An eagle-eyed Hove councillor has saved taxpayers almost £250,000 by spotting an error in the council’s proposed budget for the coming financial year.
Ollie Sykes, who represents Brunswick and Adelaide on Brighton and Hove City Council, pointed out the mistake at the council’s Policy and Resources (P&R) Committee meeting yesterday (Thursday 11 February).
The Green councillor said that he been looking for ways to protect services from cuts by combing through the fine detail of the budget papers – and the agenda for the P&R committee included almost 800 pages.
And he had drawn on his experience as a member of the council’s pension panel to spot the error in the contribution budgeted for the pension fund.
The saving will be worth almost £1 million over four years.Councillor Sykes accused council leader and P&R Committee chairman Warren Morgan of belittling what seemed to be a tiny number in the grand scheme of things.
He said: “I was disappointed by the chair’s response – 0.2 per cent! Yeah, what’s that! It’s £200,000.
“It would completely save the rangers. It would completely save the animal welfare service for next year.
“It’s this dismissal of significant sums of money in our council budget which I find deeply disappointing.
“I’ve been desperately looking through our budget papers … is there more money there? Maybe it needs a bit of scrutiny.”
He said that councillors needed to look at the detail more carefully.
Councillor Morgan said that he was sorry if he had seemed dismissive as he hadn’t intended to make a negative comment about the financial value of the mistake spotted by Councillor Sykes.Today (Friday 12 February) the council said that it accepted that a mistake had been made with the sums.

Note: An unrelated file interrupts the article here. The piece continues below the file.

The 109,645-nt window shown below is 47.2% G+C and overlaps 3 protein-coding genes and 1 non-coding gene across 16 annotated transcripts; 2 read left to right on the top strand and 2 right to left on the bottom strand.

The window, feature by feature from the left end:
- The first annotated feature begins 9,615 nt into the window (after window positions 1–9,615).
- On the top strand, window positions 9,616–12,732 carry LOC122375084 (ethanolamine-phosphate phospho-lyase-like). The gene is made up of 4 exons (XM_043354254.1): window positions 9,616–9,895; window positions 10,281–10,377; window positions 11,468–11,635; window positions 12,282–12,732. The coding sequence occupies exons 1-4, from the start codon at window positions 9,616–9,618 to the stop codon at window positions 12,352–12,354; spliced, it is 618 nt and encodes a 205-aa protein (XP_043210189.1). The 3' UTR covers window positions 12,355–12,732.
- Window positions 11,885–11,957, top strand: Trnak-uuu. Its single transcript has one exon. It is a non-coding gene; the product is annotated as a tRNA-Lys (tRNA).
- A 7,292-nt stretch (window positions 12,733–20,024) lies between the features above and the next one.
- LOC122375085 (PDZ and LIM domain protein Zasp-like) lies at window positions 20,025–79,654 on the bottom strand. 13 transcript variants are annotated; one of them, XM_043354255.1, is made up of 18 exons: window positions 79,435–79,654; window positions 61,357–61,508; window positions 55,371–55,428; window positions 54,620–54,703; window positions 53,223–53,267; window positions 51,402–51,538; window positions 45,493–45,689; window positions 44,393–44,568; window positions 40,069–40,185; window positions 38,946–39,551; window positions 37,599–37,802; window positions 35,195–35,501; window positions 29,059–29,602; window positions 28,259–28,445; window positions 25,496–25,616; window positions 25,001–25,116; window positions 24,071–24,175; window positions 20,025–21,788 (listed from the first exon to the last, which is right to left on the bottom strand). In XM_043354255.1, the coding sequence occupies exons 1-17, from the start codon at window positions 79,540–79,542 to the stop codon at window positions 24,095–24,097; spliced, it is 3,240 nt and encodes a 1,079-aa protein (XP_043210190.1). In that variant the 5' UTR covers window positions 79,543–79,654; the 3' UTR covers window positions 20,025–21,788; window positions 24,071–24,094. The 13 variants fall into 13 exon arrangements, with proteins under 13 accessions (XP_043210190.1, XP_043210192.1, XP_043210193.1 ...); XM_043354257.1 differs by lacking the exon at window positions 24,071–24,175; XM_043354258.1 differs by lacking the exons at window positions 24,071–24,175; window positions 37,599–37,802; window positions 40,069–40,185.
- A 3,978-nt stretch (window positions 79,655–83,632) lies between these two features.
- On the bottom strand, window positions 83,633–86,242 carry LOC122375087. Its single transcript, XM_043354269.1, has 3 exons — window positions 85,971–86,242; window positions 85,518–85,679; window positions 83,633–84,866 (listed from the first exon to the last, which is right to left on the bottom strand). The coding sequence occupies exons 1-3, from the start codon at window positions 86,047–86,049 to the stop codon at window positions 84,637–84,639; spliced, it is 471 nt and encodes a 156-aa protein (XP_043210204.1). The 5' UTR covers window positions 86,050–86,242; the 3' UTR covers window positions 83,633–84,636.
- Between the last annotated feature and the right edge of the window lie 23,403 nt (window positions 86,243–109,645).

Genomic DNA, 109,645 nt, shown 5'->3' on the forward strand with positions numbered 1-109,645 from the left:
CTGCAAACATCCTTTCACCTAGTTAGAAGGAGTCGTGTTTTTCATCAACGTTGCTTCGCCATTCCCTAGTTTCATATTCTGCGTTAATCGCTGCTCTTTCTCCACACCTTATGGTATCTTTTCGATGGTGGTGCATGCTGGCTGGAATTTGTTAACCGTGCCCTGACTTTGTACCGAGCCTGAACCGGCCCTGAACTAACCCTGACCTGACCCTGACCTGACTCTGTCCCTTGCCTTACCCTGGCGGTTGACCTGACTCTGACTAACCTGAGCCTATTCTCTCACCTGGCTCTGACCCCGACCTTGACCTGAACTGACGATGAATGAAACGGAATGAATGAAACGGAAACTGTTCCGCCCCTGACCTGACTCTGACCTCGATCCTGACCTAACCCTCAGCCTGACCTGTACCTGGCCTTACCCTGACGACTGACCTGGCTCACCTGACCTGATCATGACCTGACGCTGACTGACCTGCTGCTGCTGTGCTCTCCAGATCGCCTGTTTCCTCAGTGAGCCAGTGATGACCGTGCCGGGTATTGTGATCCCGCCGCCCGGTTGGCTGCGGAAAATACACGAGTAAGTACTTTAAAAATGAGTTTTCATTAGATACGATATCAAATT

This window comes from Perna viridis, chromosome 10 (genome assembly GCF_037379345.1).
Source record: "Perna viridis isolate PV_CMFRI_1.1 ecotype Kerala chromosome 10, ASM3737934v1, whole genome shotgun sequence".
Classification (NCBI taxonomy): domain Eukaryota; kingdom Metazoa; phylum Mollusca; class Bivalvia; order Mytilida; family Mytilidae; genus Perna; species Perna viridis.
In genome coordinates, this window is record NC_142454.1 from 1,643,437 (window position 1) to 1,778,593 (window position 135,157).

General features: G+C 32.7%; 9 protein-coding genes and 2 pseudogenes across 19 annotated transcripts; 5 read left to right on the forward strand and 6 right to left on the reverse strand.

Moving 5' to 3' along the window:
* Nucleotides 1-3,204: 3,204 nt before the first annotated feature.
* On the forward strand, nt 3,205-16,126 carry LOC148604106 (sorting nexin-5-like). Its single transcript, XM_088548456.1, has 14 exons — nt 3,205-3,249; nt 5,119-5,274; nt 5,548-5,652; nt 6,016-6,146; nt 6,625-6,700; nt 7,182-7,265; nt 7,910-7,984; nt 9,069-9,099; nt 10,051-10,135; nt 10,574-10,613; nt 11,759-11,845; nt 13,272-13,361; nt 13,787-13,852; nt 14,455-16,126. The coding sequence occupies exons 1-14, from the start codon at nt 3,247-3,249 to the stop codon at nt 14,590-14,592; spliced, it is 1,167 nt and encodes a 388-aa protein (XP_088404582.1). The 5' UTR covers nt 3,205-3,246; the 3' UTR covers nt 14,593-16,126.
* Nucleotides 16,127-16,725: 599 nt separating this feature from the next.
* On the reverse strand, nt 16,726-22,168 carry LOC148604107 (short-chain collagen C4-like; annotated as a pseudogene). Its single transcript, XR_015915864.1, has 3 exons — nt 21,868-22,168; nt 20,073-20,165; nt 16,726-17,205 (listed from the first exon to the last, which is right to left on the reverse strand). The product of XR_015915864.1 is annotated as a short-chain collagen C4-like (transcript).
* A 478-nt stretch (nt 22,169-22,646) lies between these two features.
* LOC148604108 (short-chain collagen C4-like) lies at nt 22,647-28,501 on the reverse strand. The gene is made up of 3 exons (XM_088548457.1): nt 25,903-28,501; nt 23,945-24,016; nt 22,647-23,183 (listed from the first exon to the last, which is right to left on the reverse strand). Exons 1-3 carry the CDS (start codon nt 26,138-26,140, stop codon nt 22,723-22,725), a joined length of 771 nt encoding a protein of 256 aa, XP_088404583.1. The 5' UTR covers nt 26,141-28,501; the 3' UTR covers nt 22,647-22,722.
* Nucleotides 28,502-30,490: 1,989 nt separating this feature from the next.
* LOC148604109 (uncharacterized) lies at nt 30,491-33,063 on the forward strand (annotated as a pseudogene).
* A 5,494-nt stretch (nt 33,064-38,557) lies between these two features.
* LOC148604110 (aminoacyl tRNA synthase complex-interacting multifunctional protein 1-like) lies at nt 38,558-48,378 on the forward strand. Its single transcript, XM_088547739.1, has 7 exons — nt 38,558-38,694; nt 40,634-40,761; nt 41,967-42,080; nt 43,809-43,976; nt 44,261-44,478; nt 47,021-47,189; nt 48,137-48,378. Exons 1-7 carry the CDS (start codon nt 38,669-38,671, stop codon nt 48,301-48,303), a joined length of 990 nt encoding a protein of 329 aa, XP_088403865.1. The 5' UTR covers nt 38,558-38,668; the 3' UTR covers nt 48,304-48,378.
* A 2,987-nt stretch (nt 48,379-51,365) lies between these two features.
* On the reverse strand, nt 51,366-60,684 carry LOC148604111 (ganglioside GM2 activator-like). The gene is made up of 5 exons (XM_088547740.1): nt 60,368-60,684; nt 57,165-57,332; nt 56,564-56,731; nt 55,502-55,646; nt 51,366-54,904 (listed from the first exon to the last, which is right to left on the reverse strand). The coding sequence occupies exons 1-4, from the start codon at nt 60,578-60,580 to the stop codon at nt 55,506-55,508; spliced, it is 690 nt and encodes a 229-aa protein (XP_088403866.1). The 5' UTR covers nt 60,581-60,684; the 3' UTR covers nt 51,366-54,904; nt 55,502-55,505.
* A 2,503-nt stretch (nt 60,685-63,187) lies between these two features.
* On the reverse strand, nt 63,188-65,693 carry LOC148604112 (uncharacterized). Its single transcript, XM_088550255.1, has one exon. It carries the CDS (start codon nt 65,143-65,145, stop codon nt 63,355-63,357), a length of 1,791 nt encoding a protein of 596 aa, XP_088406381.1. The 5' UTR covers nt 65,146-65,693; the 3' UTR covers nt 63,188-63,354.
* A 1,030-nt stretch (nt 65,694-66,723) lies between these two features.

As a result £246,000 could be used for services such as schools and homes in the coming year. Finance officials would allocate £186,000 to the council’s general fund, £50,000 to the budget for schools and £10,000 to the housing budget.
Councillor Sykes said: “Obviously I’m pleased that we’ve got this money to protect a small element of services cut and we’ll be discussing how we think this should be used.”
The final decision will be made at a meeting of the full council on Thursday 25 February at the County Cricket Ground in Hove. The meeting will be open to the public.
Councillor Sykes also criticised Labour for proposing a council tax rise of 3.99 per cent when it had blocked a rise of 3.5 per cent four years ago.
The move had cost the council £4 million in the coming financial year alone, he said.
And changes to the council tax support provided for some of the poorest people in Brighton and Hove exacerbated the impact of Labour’s approach, he added.
Councillor Sykes also criticised the chaotic way that the government had handled the process of telling councils such as Brighton and Hove how much grant they would be given.
He said that it had never been so late and that this was making it hard for officials and councillors to make the right decisions about council services and spending.
He was also unhappy with Labour about the lack of consultation and scrutiny in the budget process, given the scale of the spending cuts being required of the council.
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